It solves a problem that no one would think to Google and companies have no budget for it, but the largest software companies in Europe and the UK are among the latest big players snapping up software tools from fast growing Cambridge tech company Undo.
Software giants SAP and Microfocus have bought into Undo, an idea developed in the early noughties by software designer Greg Law (now CEO) and co-founder Julian Smith (now CTO) to develop tools to work out why computers do what they do or, as Greg explains, “to scratch our own itch as it were.”
What they didn’t realise at the time was that this problem went much wider and was one that would appeal to the big boys of software.
SAP is the biggest software company in Europe. They are using us right at the core of a flagship project so it’s a real coup for us. Microfocus, the UK’s biggest software company, is not just using us but repackaging and making it part of the offering it sells on to its customers.
Realising the potential of the product went way bigger than software developers led to them “putting the pedal to the metal” a bit more than they would have done to take advantage of the obvious opportunity.
This has resulted in growing the team quite quickly from being three in a shed in Greg’s Cambridge garden just three and a half years ago to a team of 27 and growing in new offices in Station Road and making sure the business had sufficient funding in place.
Undo team at home in new offices on 22 Station Road, part of the salubrious CB1 district
Undo secured its first institutional funding of £2.5 million from Cambridge Innovation Capital a year ago.
We’ve been very fortunate.The world is changing in a way that really suits us. What any tech company knows is that by the time you have created the technology the world is going to look different.
For Undo the world looked more like the one they were focusing on. Greg adds,
As they like to say in Silicon Valley ‘software is eating the world.
He says this is down to a couple of trends.
Every technology company is becoming a software company, whether you’re a car company or in publishing. That trend plays squarely into us.
The other big trend is around AI and software beginning to make significant decisions, such as why a self driving car decided not to stop at the lights or hit the pedestrian rather than the cyclist or why a software would deny health coverage to someone.
A life and death decision brings with it an accountability problem and we need to understand what the software did and why it made that decision.
This demand also moved Undo on from direct sales to software developers to enterprise sales.
Rather than selling directly to developers we can do six figure deals at a corporate level. It’s obviously harder to do, takes longer and is a more complicated sales cycle. But the size of the deal is much bigger and more strategically important to the company.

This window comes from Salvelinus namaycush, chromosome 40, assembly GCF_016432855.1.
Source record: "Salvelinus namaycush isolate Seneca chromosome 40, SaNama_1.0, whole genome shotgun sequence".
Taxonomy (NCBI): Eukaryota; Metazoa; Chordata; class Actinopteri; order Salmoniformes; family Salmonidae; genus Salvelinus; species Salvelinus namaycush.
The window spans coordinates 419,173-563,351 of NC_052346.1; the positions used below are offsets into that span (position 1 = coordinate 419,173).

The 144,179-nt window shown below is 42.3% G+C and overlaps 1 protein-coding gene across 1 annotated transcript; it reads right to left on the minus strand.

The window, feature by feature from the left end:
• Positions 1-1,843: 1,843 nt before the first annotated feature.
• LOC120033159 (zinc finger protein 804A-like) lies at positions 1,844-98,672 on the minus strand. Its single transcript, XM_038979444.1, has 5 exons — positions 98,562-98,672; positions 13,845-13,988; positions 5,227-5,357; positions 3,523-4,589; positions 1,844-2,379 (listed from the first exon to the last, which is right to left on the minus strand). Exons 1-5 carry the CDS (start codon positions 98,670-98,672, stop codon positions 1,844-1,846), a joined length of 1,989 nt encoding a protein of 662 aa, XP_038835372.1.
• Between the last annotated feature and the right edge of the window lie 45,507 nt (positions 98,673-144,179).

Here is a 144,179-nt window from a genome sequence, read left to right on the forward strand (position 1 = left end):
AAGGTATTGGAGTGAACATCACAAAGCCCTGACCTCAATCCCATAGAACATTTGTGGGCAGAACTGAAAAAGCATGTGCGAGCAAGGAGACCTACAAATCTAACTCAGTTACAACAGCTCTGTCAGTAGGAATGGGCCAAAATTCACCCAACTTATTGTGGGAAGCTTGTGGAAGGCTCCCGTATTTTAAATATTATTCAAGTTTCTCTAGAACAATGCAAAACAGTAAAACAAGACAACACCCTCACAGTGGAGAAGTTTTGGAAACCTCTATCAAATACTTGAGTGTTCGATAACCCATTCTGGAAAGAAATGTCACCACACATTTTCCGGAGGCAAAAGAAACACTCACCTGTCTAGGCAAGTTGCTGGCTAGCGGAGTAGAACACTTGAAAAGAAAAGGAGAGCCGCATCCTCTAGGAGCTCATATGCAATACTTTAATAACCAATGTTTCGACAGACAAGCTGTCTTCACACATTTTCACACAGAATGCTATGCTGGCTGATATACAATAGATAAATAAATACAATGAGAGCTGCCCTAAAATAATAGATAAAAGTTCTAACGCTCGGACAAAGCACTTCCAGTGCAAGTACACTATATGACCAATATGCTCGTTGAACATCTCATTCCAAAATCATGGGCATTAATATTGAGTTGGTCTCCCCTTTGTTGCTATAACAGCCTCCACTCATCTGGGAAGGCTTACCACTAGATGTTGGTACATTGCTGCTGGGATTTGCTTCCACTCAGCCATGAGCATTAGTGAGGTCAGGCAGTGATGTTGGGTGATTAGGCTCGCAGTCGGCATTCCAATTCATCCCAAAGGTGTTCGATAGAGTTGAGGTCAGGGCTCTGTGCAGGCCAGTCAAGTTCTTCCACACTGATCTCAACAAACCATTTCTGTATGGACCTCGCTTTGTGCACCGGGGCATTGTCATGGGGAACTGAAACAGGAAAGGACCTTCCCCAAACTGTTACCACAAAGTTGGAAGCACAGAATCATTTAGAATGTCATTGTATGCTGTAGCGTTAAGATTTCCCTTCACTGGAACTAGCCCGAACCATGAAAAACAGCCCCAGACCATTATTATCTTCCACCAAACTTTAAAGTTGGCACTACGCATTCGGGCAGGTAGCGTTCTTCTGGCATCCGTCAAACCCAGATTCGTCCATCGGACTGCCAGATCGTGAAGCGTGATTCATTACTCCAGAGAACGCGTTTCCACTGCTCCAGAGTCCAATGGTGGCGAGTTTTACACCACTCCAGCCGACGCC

This has moved the company away from just selling its UndoDB product directly to developers to its LiveRecorder product, recording the execution of software either in tests or in production and generating a recording that developers can then look at through UndoDB.
The Cambridge tech community has been a great help in moving the company in this direction. Law says:
This whole thing of enterprise sales and relationship sales and six figure deals and purchase orders we didn’t even know existed.
One of the great things of being here in Cambridge is receiving so much support from people who‘ve been there and done that before. We have people on the board and investors and people who will just have a coffee or a beer and talk things through.
In addition to the new Cambridge office the company has also set up a base in San Francisco, with two – soon to be three – people and are is actively recruiting engineers in Cambridge.
Although Undo is in the heart of the tech zone alongside Microsoft, Apple and the soon to arrive Amazon, Greg’s not worried about the competition when it comes to recruiting.
We don’t compete with them quite as much as you’d think because they tend to attract people looking for something that is a bit more predictable and comfortable and of a more stable environment as well as the cache of quoting a big name.
We’re more competitive with the other start up companies for the kind of person looking to be part of something as it develops, not a cog in the machine but part of it.
With the success of this “category defining” product surely there is competition snapping at their heels? Yes and no, says Greg.
Some of the more established US players and startup companies are trying to answer similar problems but no one is doing it quite in the way we are. I’m sure there will be more direct competition over time and our aim is to maintain and grow the gap.
And what if one of these established players comes knocking on the door interested in the company itself? Greg is unequivocal on this point.
If people want to sell early that’s a completely legitimate thing to do but it’s not our plan. We think we have the opportunity to build something significant and exciting and that’s what we’re here to do.
There’ll be no undoing Undo any time soon then!